First-ever career fair paves the way for women in Pakistan's Khyber Pakhtunkhwa province

Special First-ever career fair paves the way for women in Pakistan's Khyber Pakhtunkhwa province
A group photo of the organizers of the Women’s Employability Summit and Career Fair, shared by the Shaheed Benazir Bhutto Women University.
Updated 01 February 2018

First-ever career fair paves the way for women in Pakistan's Khyber Pakhtunkhwa province

First-ever career fair paves the way for women in Pakistan's Khyber Pakhtunkhwa province

PESHAWAR: A two-day career fair that ended on Thursday will encourage women to expand their work horizons in traditionally male-dominated Pushtun society, organizers believe.

The Women’s Employability Summit and Career Fair, organized by Shaheed Benazir Bhutto Women University in Peshawar, was the first of its kind in Pakistan’s conservative Khyber Pakhtunkhwa (KP) province.

Students and graduates from 21 women’s colleges of KP and Federally Administered Tribal Areas (FATA) attended the fair, where they met more than 30 employers who offered jobs to graduates and internships to students, said Sehrish Zafar, assistant director university advancement and media.

She said that the university had signed an agreement with the Small and Medium Enterprises Development Authority (SMEDA) that will allow it to take over the Women Business Development Center of SMEDA, which helps students and graduates launch startups.

About 30 stalls offered promotions at the fair. Sana Ikram, of Fazaia College of Education for Women, who was managing a Montessori education stall, said: “Our institution offers one-year diploma and also short courses in the Montessori method of education. We are here to raise awareness among people about this method of education because we offer training for teachers.”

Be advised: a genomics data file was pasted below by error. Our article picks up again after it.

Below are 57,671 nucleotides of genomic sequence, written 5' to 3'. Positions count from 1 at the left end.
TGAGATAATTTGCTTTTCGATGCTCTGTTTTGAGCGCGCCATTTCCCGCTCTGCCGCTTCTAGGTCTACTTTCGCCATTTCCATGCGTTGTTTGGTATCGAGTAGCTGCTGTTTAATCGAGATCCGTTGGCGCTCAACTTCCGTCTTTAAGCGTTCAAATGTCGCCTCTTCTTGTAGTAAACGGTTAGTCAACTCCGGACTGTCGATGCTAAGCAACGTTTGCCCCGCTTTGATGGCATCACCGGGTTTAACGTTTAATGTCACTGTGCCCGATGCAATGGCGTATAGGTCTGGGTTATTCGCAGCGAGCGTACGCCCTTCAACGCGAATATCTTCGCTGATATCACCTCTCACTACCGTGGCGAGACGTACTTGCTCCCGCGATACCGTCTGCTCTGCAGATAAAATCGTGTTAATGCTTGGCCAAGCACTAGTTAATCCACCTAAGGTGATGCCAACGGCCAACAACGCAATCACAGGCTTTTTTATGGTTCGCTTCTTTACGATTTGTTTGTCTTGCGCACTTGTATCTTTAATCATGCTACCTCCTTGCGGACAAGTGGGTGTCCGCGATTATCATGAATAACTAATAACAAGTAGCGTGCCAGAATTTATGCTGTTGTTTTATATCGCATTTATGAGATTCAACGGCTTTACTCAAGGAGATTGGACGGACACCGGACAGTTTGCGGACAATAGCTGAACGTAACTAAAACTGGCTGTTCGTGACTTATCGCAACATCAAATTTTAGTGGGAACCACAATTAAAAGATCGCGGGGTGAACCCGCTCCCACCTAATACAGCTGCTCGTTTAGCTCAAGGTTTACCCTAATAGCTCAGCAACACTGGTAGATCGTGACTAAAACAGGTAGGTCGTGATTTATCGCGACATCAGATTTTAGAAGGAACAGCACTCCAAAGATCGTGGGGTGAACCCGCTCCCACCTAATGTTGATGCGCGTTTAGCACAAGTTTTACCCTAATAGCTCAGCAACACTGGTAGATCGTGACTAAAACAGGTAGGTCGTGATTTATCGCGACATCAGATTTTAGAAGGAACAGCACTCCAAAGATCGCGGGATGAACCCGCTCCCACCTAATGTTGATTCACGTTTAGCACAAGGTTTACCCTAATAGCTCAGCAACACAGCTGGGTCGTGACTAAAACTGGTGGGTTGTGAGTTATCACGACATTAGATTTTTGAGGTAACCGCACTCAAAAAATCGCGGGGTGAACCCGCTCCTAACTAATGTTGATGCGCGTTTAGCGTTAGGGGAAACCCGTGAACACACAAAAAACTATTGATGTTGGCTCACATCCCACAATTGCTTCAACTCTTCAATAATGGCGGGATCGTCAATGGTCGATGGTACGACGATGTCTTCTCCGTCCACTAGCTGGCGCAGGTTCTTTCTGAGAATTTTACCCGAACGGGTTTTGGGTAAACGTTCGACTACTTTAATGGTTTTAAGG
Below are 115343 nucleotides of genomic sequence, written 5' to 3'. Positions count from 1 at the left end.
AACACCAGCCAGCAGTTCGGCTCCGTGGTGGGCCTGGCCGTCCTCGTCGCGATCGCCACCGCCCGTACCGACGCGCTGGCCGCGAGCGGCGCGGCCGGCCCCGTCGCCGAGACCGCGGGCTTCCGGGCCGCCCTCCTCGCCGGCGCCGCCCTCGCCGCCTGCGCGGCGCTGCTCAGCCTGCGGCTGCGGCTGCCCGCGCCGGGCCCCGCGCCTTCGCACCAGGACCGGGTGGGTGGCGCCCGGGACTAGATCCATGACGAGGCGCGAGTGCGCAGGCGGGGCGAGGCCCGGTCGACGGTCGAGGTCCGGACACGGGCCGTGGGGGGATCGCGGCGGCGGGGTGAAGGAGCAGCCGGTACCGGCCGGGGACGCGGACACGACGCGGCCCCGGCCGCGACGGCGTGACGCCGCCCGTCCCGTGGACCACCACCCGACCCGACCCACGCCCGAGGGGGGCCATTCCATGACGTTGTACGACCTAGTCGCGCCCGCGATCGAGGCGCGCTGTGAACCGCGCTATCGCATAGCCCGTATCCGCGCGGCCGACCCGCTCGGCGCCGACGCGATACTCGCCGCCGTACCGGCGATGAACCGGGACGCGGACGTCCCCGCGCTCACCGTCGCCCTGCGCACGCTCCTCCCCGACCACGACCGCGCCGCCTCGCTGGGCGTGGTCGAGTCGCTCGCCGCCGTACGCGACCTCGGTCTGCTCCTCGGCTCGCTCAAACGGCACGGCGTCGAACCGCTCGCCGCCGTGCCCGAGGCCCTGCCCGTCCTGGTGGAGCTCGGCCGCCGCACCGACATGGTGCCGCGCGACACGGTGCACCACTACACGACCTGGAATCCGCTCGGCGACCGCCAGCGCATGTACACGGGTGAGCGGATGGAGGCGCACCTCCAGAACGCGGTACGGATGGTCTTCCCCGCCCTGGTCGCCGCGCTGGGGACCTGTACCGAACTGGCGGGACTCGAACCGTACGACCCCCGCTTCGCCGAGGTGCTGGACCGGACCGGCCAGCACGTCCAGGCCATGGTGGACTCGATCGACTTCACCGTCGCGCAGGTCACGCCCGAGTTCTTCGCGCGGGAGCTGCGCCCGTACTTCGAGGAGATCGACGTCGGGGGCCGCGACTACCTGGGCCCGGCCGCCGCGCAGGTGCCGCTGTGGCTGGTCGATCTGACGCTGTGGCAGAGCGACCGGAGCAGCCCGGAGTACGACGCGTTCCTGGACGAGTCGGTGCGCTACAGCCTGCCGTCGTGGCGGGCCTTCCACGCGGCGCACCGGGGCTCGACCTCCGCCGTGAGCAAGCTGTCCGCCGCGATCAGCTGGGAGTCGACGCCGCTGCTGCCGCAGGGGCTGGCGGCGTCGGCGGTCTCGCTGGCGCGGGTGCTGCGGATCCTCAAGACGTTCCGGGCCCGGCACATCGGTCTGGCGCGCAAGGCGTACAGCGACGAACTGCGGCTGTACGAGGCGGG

Items on display in the stall had been brought from Australia and included numerical rods to teach numeracy to children and geometrical insets that help pupils learn how to hold pencils.

Ikram said that women in KP mostly prefer teaching jobs and face problems in other fields.

Zahwa Khan, a 22-year-old student at the university, runs a business from home cutting and polishing gemstones with help from her brother. She said online videos had taught her techniques to improve her work.

Women had been given the role of housewife in society, but events such as the career fair sent a message that they could do many other things, including jobs and businesses, she said.

Fariha Jaffar Bajwa, a member of the National Commission on the Status of Women, told Arab News that the event was unique in KP because it was exclusively for women. She said there was a time when women would be barred from education but now their education rate was improving.

“It’s the same in the case of jobs,” she said. “Although jobs and businesses at one time were not considered appropriate for women, now society is changing — but change doesn’t come overnight,” she said.

“According to law, women also have a 10 percent quota in jobs, in addition to open merit, but the implementation of the law is an issue,” said Bajwa, a lawyer based in Islamabad.

The university’s Vice-Chancellor, Professor Dr. Razia Sultana, said that the province would have a strong job market in future and that the region would be a business hub under the China-Pakistan Economic Corridor project.

“The special economic zones being developed in KP require people with professional and other skills and hopefully these will employ a good number of women,” she said.

Sultana said several companies had offered jobs and internships to graduates and students at the event, including Jubilee Insurance, with 100 positions, and Pearl Continental, with three positions.

“Boys often have networks and job opportunities. Today’s career fair for female graduates and students is like a network to raise awareness among both employers and students, and to bridge the gap between the academic and applied sides,” she said.

Students often married during or shortly after their studies, and the career fair also provided graduates with "soft" jobs they could do at home to support their families, Sultana said.